Most of us, at some point in time, have wanted to start exercising. Some of us do finally start it, albeit only for a few days or months. Some intend to start exercising but they are never able to make the transition from the planning to the execution phase. The most common reason – a lack of time.
How can I spend my valuable time exercising – at home or at the gym? My life is so busy, will a full time job, groceries, children, television, and numerous other engagements (and of course, sleeping). And there are only 24 hours in a day! And I’m busy all these 24 hours. If I had just an hour or two extra in a day, I’d exercise daily, because then I’d have extra time when I’m free. Have you had a similar thought lately? Well, guess what – there are only 24 hours in a day! And that 25th hour is never going to come.
Time is most common excuses (and a perfectly valid reason, in some cases) for not exercising. There is an old saying that a piece of work stretches to occupy the time available. The amount of work we do in 24 hours would stretch and fill the 25th hour too, and there will still not be enough time to exercise. I have faced the same issue, and despite the occasional motivation to go to the gym, have never found enough time. Until last year.
I have been regularly (three days a week) going to the gym for the last one year or so, and arrived at the conclusion that it’s not the time but motivation that has always prevented me from exercising. And I have started believing that this is the case with most of us. We are not motivated enough. Even if the motivation hits us sometimes, it goes away as soon as it came.
Exercising at home, park, or a gym, takes a little time and lots of motivation. The motivation to make a beginning, motivation to keep it up for a long time. And motivation must have a reason behind it. Motivation is an intrinsic state of mind, and comes from a realization, a goal, or in some cases, like mine, a shock.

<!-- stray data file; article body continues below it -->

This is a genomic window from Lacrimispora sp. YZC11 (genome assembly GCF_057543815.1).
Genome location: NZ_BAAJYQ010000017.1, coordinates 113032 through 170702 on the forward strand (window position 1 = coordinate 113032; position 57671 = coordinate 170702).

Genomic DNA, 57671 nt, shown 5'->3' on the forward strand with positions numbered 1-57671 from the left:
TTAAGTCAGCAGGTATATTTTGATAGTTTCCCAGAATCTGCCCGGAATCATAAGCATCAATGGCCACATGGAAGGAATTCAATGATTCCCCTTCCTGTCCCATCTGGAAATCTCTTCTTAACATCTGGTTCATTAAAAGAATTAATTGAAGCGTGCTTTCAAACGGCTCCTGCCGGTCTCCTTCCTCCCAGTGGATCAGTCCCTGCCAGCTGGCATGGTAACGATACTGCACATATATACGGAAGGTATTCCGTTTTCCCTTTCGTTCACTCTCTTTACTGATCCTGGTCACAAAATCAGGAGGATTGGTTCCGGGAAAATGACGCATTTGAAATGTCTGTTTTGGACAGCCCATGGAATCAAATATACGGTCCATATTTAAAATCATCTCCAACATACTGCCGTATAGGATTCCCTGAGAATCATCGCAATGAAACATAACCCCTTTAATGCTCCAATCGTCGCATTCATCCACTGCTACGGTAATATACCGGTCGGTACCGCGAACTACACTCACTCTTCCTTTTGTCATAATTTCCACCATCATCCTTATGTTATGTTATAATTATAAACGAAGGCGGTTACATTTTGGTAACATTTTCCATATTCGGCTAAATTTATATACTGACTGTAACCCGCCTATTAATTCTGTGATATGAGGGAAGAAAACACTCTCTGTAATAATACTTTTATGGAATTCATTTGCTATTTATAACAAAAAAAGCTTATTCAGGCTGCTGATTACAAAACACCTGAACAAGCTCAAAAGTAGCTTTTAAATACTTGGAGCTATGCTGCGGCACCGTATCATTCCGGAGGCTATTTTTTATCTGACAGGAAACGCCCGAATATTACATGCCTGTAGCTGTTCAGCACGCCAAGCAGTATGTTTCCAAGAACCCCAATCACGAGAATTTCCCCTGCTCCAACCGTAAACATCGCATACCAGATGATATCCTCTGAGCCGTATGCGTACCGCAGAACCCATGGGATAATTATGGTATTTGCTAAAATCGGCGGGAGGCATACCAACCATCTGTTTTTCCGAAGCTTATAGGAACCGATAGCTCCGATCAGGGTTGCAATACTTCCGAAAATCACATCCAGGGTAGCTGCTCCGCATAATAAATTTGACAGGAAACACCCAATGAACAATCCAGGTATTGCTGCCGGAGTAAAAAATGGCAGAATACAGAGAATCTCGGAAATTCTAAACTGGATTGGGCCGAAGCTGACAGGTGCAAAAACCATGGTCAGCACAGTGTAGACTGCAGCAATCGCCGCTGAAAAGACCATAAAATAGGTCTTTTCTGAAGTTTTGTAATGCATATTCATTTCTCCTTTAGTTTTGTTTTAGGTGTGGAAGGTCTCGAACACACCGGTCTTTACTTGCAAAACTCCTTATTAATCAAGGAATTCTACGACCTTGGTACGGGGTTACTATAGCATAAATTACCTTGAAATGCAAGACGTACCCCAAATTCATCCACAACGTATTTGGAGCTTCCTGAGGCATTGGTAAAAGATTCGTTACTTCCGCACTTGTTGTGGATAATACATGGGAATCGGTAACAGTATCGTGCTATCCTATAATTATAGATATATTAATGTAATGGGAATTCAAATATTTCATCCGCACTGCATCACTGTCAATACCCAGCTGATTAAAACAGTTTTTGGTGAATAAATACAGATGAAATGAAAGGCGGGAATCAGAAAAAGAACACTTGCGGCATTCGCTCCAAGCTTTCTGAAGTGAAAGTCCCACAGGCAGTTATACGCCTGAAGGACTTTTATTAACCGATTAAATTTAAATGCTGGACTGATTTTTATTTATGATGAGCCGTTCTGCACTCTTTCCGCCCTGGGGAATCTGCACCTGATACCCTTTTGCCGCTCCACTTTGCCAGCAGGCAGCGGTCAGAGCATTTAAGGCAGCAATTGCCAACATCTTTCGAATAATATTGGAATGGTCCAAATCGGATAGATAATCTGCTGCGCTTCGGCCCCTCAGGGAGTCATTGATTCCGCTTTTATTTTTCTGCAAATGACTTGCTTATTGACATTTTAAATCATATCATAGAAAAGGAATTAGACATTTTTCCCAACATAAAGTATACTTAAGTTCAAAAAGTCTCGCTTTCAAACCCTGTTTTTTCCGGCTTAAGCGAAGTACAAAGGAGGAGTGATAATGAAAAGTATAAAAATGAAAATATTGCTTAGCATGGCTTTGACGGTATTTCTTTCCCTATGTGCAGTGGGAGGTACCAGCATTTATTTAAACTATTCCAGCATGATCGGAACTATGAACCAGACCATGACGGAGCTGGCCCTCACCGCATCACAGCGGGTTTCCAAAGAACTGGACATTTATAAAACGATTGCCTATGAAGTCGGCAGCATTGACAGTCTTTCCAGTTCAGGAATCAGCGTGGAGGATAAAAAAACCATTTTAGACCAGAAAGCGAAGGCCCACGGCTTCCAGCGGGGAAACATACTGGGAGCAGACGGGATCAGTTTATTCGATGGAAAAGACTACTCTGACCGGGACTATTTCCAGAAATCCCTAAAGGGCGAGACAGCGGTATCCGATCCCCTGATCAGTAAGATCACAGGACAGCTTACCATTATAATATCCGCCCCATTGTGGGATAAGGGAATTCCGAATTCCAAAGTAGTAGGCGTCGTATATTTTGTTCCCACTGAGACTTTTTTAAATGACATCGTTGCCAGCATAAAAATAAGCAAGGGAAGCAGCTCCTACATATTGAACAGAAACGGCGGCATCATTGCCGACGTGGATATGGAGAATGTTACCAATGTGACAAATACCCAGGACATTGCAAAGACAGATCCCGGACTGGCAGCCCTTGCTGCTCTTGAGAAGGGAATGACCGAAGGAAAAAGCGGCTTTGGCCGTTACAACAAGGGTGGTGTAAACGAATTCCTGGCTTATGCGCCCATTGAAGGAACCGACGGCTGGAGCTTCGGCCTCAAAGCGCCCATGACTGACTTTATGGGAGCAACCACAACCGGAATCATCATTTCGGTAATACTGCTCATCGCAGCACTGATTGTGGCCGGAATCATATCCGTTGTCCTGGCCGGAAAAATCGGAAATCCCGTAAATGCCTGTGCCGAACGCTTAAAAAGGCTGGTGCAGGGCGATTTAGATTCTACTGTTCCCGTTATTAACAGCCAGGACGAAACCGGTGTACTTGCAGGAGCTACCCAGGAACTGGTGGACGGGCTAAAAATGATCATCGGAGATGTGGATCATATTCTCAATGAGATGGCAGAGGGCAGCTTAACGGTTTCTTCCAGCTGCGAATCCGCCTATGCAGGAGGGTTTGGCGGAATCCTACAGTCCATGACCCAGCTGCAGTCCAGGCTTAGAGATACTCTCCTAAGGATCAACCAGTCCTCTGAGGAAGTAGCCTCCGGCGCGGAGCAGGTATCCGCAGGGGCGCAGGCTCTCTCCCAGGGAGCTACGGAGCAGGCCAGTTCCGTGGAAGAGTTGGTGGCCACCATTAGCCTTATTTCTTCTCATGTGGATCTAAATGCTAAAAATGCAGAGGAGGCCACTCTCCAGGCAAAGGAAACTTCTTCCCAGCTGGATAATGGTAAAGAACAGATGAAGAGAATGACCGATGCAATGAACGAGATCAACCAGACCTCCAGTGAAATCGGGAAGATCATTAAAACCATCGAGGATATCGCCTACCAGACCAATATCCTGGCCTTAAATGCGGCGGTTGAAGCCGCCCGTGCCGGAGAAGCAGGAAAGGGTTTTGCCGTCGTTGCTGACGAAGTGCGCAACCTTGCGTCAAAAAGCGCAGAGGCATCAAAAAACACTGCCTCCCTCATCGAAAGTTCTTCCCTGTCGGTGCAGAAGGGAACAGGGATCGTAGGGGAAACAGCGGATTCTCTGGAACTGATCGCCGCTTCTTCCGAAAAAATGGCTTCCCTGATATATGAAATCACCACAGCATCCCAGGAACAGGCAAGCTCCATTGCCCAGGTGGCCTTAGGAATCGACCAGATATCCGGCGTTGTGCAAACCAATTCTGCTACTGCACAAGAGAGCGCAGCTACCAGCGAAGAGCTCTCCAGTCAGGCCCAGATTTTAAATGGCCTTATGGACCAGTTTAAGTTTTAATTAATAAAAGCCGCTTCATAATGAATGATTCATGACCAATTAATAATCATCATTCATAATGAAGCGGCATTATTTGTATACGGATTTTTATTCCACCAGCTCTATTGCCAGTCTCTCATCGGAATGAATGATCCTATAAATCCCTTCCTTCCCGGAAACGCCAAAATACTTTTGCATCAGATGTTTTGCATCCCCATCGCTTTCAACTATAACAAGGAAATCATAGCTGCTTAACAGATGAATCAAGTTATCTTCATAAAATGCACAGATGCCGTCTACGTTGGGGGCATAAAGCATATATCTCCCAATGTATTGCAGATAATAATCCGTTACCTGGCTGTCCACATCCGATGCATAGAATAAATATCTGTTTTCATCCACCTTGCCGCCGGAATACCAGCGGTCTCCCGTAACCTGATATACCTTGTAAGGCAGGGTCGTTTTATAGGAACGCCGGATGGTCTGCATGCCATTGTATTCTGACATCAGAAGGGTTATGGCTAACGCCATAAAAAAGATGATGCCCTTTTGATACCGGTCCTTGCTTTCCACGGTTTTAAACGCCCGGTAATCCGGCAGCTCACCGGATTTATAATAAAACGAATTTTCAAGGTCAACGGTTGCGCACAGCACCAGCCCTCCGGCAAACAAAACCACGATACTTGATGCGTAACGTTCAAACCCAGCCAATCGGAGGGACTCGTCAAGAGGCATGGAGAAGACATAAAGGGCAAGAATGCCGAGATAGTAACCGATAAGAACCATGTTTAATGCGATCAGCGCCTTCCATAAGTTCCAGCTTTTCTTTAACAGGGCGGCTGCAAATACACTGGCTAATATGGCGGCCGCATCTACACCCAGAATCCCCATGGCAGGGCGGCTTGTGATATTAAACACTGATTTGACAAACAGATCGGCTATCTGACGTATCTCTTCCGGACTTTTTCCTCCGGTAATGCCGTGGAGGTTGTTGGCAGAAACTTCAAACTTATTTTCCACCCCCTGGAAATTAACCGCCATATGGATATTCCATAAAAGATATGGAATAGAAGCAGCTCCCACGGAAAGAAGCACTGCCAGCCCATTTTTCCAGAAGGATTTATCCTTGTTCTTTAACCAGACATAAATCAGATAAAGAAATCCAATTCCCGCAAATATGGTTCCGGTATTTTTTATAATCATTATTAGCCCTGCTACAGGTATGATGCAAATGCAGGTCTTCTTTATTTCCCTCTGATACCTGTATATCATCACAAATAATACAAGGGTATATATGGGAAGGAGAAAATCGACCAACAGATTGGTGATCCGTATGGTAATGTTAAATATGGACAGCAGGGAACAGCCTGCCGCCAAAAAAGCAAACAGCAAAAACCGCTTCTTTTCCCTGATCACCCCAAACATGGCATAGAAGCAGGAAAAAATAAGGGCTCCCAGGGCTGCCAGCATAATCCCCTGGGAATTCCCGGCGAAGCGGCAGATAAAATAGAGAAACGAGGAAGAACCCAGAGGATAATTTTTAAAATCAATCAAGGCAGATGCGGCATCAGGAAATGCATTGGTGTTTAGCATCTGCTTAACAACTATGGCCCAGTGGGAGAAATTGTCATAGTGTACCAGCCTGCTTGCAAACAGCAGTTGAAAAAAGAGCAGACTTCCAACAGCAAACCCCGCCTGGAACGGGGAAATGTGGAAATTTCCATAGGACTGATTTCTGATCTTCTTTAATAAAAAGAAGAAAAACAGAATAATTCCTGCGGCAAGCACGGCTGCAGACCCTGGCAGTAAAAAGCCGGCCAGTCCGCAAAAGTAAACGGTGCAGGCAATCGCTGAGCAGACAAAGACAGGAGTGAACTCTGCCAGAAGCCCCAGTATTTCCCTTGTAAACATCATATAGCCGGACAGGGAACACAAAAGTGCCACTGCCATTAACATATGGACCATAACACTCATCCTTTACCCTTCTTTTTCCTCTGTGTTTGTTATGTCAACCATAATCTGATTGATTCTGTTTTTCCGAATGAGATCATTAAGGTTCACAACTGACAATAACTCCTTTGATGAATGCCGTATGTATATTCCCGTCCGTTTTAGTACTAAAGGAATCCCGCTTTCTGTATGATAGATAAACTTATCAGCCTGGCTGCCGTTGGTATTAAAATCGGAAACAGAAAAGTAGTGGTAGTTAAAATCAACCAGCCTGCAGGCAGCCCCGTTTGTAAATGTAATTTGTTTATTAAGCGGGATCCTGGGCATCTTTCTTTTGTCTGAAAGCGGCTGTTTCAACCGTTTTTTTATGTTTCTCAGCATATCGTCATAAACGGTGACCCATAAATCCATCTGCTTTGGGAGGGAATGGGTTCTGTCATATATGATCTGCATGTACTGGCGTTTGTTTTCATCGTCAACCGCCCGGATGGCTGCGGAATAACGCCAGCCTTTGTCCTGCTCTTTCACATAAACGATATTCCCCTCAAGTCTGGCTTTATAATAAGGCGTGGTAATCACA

So where does the motivation for exercising come from? Here are some of the most common reasons.
An overweight person:
- wants to slim down and look good
- has to reverse a medical condition, such as high blood pressure
- wants to avoid some ailments for which s/he has high risk of catching
An average weight person:
- wants to lose fat and tone her/his body
- has to reverse a medical condition, such as high cholesterol, or prevent it
- wants to build more muscle mass
- remain active in old age
People who are happy with their weight and shape and are physically fit find no reason to exercise, and hence, there is no motivation for them to go to the gym. However, there are many benefits to exercising, even for healthy people. So here’s my advice – if you are overweight, hit the gym. Even if you think you are healthy, get yourself checked by a doctor – you never know what’s happening inside your body. If you have a genetically high risk of high blood pressure, it’s very important to prevent it from happening.
There are many more benefits to exercising. And the elusive 25th hour will never come. So motivate yourself … and join a gym.